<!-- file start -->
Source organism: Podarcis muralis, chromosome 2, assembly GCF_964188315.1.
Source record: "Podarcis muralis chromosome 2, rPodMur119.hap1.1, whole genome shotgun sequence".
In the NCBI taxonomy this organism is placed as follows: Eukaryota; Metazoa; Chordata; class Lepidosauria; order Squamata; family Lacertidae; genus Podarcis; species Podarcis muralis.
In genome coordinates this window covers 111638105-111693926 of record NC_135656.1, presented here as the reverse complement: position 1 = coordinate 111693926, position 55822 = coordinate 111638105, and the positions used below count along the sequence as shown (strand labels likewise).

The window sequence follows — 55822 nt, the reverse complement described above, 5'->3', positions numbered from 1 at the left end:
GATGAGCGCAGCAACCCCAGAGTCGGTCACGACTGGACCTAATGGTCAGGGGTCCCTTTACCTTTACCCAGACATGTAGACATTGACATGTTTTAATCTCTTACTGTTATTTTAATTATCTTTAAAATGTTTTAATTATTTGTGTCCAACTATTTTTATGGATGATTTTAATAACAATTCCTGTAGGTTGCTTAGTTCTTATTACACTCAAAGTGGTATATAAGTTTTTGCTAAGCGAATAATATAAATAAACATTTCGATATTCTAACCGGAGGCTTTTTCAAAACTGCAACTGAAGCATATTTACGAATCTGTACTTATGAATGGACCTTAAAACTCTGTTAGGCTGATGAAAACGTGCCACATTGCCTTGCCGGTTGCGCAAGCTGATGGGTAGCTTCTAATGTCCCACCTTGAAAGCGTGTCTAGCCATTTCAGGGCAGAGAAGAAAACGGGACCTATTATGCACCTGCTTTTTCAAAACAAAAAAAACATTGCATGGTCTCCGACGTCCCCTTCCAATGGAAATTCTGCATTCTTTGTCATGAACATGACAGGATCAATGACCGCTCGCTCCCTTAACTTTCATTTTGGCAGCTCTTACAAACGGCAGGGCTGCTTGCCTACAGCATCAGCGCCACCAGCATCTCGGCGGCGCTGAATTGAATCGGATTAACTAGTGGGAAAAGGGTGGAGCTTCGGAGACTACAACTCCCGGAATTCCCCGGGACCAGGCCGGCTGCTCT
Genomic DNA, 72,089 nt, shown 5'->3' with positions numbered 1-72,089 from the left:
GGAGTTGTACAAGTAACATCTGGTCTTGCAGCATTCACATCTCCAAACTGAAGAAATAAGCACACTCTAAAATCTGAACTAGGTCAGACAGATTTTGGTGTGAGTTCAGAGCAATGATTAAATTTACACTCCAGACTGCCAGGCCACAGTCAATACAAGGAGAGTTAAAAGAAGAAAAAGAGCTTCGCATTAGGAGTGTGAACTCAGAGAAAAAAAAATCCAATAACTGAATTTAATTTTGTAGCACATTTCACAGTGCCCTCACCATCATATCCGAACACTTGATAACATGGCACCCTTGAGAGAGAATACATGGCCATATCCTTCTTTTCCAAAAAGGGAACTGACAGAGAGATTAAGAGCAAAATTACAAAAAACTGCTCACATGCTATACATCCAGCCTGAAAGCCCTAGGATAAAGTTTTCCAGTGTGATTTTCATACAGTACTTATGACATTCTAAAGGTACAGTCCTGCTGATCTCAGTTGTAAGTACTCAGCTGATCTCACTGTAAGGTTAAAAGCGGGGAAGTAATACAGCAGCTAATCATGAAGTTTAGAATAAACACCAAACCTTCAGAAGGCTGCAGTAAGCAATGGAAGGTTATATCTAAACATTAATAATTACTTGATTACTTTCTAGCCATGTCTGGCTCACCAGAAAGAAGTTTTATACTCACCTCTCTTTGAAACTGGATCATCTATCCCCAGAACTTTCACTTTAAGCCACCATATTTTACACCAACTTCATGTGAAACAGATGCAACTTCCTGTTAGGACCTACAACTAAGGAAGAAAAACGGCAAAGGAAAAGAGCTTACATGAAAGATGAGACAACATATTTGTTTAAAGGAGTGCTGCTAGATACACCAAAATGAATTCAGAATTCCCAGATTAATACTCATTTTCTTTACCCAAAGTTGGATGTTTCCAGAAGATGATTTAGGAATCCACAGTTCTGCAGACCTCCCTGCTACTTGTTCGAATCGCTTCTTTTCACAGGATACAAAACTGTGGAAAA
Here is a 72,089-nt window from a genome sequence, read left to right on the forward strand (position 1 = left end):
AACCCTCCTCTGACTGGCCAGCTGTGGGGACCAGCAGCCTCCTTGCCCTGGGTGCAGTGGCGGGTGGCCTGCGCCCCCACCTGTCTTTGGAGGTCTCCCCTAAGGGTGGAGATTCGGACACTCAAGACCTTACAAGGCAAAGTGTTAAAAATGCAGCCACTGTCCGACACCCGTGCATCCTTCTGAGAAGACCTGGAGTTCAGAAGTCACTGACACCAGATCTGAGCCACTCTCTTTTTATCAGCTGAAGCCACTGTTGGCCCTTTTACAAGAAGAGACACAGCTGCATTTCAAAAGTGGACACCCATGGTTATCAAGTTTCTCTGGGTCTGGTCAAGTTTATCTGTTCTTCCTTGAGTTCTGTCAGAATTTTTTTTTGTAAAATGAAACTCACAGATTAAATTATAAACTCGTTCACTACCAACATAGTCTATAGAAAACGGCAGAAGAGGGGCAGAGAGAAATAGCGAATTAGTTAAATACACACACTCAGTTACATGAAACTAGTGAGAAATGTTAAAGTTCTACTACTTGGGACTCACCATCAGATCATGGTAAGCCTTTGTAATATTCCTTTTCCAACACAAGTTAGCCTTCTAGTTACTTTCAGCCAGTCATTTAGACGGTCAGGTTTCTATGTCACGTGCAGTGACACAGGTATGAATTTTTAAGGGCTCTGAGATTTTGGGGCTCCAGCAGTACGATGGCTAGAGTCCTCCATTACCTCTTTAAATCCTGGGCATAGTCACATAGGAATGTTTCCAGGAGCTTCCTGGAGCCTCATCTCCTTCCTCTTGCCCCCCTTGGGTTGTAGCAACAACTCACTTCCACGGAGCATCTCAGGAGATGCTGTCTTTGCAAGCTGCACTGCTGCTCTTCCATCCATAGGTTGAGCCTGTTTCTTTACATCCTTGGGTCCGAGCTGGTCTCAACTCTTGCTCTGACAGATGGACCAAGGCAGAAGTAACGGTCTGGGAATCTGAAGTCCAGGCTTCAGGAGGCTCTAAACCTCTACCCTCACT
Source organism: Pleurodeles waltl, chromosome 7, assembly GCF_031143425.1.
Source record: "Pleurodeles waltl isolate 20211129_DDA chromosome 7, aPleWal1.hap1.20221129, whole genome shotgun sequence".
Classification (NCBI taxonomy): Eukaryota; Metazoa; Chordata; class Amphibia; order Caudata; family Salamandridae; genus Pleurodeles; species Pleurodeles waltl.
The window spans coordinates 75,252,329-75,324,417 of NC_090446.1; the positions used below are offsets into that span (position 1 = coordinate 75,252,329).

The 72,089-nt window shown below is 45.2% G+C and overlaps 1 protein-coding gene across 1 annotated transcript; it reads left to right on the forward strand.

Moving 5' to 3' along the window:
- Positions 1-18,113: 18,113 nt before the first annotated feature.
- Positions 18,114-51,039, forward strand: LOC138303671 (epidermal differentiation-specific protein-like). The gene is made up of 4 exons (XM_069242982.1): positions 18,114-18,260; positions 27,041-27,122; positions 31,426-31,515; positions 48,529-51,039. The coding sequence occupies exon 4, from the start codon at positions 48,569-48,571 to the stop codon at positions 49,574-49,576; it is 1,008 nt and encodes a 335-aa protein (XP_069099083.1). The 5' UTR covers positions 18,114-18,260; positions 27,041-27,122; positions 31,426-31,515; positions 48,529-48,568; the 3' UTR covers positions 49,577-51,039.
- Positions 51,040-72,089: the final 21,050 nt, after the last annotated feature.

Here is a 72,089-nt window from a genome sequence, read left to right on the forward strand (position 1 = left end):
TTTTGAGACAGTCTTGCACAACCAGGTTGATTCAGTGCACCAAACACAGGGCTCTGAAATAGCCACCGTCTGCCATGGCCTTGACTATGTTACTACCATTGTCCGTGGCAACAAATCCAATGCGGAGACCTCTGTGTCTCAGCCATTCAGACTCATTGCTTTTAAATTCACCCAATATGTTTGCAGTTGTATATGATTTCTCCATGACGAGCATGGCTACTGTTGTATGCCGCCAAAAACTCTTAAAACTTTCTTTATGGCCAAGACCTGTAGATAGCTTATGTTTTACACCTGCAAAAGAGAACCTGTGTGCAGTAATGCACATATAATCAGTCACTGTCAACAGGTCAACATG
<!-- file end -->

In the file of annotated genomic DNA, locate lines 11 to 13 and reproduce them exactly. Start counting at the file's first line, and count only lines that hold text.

Source organism: Pleurodeles waltl, chromosome 7, assembly GCF_031143425.1.
Source record: "Pleurodeles waltl isolate 20211129_DDA chromosome 7, aPleWal1.hap1.20221129, whole genome shotgun sequence".
Classification (NCBI taxonomy): Eukaryota; Metazoa; Chordata; class Amphibia; order Caudata; family Salamandridae; genus Pleurodeles; species Pleurodeles waltl.